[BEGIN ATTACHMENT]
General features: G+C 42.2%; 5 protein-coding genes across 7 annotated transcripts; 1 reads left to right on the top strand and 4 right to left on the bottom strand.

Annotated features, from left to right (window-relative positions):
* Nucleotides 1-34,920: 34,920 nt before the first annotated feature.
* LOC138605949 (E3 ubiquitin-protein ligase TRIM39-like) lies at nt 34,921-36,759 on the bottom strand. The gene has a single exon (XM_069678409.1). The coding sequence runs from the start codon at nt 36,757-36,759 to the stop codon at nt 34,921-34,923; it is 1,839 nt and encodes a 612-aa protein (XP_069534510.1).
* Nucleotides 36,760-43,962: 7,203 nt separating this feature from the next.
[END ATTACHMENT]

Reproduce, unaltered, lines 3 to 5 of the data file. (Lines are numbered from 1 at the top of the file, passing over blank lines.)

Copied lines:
* Nucleotides 1-34,920: 34,920 nt before the first annotated feature.
* LOC138605949 (E3 ubiquitin-protein ligase TRIM39-like) lies at nt 34,921-36,759 on the bottom strand. The gene has a single exon (XM_069678409.1). The coding sequence runs from the start codon at nt 36,757-36,759 to the stop codon at nt 34,921-34,923; it is 1,839 nt and encodes a 612-aa protein (XP_069534510.1).
* Nucleotides 36,760-43,962: 7,203 nt separating this feature from the next.